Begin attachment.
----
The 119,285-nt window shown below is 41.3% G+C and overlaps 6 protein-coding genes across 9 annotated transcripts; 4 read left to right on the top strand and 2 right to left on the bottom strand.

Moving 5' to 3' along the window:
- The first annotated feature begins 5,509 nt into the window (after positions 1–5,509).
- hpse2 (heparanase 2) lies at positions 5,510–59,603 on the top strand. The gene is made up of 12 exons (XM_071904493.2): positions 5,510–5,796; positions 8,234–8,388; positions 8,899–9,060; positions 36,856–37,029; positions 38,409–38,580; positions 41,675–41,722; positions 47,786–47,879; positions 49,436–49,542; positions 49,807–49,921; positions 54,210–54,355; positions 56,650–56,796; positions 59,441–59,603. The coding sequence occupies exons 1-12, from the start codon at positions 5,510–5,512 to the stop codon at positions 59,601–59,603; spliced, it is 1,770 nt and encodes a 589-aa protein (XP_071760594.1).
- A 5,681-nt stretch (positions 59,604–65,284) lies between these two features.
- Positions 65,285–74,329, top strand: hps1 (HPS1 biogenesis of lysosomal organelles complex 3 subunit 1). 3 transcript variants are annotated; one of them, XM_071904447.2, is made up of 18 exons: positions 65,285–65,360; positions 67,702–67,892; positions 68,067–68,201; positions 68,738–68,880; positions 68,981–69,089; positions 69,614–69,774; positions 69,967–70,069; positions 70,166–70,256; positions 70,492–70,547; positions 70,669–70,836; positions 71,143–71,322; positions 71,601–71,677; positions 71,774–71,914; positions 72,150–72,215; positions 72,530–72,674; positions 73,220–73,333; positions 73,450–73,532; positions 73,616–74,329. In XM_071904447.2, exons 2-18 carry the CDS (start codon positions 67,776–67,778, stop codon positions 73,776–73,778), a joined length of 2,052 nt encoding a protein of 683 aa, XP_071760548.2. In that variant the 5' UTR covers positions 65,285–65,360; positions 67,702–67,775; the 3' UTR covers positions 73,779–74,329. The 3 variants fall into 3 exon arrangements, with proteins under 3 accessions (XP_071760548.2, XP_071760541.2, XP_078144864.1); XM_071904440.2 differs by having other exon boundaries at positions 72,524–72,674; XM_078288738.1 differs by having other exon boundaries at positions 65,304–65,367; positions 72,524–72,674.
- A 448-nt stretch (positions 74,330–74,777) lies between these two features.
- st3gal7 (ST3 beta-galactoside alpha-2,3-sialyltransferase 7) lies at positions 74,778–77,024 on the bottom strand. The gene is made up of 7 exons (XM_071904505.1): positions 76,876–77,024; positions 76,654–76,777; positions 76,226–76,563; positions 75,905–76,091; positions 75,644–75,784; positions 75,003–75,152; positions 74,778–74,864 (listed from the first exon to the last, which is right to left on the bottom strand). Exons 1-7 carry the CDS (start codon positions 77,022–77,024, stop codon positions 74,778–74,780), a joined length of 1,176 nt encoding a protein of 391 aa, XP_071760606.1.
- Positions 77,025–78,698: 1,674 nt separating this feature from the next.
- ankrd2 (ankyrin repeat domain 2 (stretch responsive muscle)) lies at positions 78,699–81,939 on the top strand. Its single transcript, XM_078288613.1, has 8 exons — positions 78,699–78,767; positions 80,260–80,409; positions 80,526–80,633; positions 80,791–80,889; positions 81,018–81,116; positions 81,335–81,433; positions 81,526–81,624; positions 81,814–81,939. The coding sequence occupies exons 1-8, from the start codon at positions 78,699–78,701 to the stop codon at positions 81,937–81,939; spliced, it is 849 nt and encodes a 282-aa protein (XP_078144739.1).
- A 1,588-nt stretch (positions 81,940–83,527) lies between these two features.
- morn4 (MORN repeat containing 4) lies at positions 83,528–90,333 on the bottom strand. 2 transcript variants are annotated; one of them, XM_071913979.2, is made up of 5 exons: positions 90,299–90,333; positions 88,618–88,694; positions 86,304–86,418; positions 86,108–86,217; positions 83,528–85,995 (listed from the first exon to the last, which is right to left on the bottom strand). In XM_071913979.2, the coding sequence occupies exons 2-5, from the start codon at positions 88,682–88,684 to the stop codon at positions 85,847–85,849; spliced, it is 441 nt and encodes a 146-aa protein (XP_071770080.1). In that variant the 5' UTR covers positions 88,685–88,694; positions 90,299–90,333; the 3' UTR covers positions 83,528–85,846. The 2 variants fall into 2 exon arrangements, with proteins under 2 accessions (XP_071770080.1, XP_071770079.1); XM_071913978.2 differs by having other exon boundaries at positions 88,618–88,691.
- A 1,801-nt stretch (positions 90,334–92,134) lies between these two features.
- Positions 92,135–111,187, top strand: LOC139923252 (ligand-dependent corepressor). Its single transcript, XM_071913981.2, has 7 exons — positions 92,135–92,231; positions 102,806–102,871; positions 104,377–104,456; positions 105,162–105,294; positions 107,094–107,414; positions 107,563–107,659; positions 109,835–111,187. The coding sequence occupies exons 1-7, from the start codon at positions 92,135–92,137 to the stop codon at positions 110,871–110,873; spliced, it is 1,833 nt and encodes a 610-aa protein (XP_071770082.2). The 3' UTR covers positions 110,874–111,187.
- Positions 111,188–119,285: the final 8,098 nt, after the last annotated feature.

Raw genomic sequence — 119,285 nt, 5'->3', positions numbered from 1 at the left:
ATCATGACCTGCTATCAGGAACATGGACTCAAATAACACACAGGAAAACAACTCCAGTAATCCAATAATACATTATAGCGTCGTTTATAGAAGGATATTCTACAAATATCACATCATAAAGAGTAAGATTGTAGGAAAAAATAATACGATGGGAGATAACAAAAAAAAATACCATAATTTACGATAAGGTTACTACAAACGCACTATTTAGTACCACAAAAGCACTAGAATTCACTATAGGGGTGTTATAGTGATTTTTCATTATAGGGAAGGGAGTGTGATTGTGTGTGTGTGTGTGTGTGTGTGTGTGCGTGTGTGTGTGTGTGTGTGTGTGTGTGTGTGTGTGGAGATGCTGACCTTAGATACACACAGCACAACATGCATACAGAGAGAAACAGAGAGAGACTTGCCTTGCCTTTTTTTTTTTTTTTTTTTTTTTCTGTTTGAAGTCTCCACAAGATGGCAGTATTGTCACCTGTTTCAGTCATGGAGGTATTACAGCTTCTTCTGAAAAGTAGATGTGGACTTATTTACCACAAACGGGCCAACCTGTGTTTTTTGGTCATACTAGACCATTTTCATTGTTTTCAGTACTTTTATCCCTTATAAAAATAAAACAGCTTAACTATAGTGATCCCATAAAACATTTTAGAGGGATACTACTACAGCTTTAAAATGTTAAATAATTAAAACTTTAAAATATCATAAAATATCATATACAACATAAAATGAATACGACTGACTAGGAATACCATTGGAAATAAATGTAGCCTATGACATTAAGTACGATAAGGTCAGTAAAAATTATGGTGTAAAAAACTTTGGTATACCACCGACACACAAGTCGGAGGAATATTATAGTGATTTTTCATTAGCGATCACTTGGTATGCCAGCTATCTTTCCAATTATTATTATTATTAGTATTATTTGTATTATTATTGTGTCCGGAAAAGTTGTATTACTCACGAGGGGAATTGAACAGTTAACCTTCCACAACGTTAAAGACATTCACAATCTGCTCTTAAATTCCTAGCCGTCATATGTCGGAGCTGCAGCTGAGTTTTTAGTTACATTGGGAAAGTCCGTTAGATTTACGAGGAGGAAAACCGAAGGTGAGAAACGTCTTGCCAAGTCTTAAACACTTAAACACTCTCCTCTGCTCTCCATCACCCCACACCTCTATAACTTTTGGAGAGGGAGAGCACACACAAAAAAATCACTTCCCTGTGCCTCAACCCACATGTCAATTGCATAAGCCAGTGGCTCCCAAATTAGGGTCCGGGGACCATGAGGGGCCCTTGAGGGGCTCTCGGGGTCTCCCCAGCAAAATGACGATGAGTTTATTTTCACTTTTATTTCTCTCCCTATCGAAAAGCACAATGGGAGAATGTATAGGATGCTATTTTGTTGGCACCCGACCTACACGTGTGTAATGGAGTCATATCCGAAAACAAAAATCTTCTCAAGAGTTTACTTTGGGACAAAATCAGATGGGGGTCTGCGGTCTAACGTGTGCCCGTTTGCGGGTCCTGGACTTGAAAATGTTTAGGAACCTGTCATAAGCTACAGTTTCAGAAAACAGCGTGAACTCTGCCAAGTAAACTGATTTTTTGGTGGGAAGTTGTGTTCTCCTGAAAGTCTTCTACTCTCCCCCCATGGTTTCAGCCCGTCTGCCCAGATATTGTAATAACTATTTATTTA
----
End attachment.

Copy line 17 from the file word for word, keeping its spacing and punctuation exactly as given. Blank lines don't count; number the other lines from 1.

ATCATGACCTGCTATCAGGAACATGGACTCAAATAACACACAGGAAAACAACTCCAGTAATCCAATAATACATTATAGCGTCGTTTATAGAAGGATATTCTACAAATATCACATCATAAAGAGTAAGATTGTAGGAAAAAATAATACGATGGGAGATAACAAAAAAAAATACCATAATTTACGATAAGGTTACTACAAACGCACTATTTAGTACCACAAAAGCACTAGAATTCACTATAGGGGTGTTATAGTGATTTTTCATTATAGGGAAGGGAGTGTGATTGTGTGTGTGTGTGTGTGTGTGTGTGTGCGTGTGTGTGTGTGTGTGTGTGTGTGTGTGTGTGTGGAGATGCTGACCTTAGATACACACAGCACAACATGCATACAGAGAGAAACAGAGAGAGACTTGCCTTGCCTTTTTTTTTTTTTTTTTTTTTTTCTGTTTGAAGTCTCCACAAGATGGCAGTATTGTCACCTGTTTCAGTCATGGAGGTATTACAGCTTCTTCTGAAAAGTAGATGTGGACTTATTTACCACAAACGGGCCAACCTGTGTTTTTTGGTCATACTAGACCATTTTCATTGTTTTCAGTACTTTTATCCCTTATAAAAATAAAACAGCTTAACTATAGTGATCCCATAAAACATTTTAGAGGGATACTACTACAGCTTTAAAATGTTAAATAATTAAAACTTTAAAATATCATAAAATATCATATACAACATAAAATGAATACGACTGACTAGGAATACCATTGGAAATAAATGTAGCCTATGACATTAAGTACGATAAGGTCAGTAAAAATTATGGTGTAAAAAACTTTGGTATACCACCGACACACAAGTCGGAGGAATATTATAGTGATTTTTCATTAGCGATCACTTGGTATGCCAGCTATCTTTCCAATTATTATTATTATTAGTATTATTTGTATTATTATTGTGTCCGGAAAAGTTGTATTACTCACGAGGGGAATTGAACAGTTAACCTTCCACAACGTTAAAGACATTCACAATCTGCTCTTAAATTCCTAGCCGTCATATGTCGGAGCTGCAGCTGAGTTTTTAGTTACATTGGGAAAGTCCGTTAGATTTACGAGGAGGAAAACCGAAGGTGAGAAACGTCTTGCCAAGTCTTAAACACTTAAACACTCTCCTCTGCTCTCCATCACCCCACACCTCTATAACTTTTGGAGAGGGAGAGCACACACAAAAAAATCACTTCCCTGTGCCTCAACCCACATGTCAATTGCATAAGCCAGTGGCTCCCAAATTAGGGTCCGGGGACCATGAGGGGCCCTTGAGGGGCTCTCGGGGTCTCCCCAGCAAAATGACGATGAGTTTATTTTCACTTTTATTTCTCTCCCTATCGAAAAGCACAATGGGAGAATGTATAGGATGCTATTTTGTTGGCACCCGACCTACACGTGTGTAATGGAGTCATATCCGAAAACAAAAATCTTCTCAAGAGTTTACTTTGGGACAAAATCAGATGGGGGTCTGCGGTCTAACGTGTGCCCGTTTGCGGGTCCTGGACTTGAAAATGTTTAGGAACCTGTCATAAGCTACAGTTTCAGAAAACAGCGTGAACTCTGCCAAGTAAACTGATTTTTTGGTGGGAAGTTGTGTTCTCCTGAAAGTCTTCTACTCTCCCCCCATGGTTTCAGCCCGTCTGCCCAGATATTGTAATAACTATTTATTTA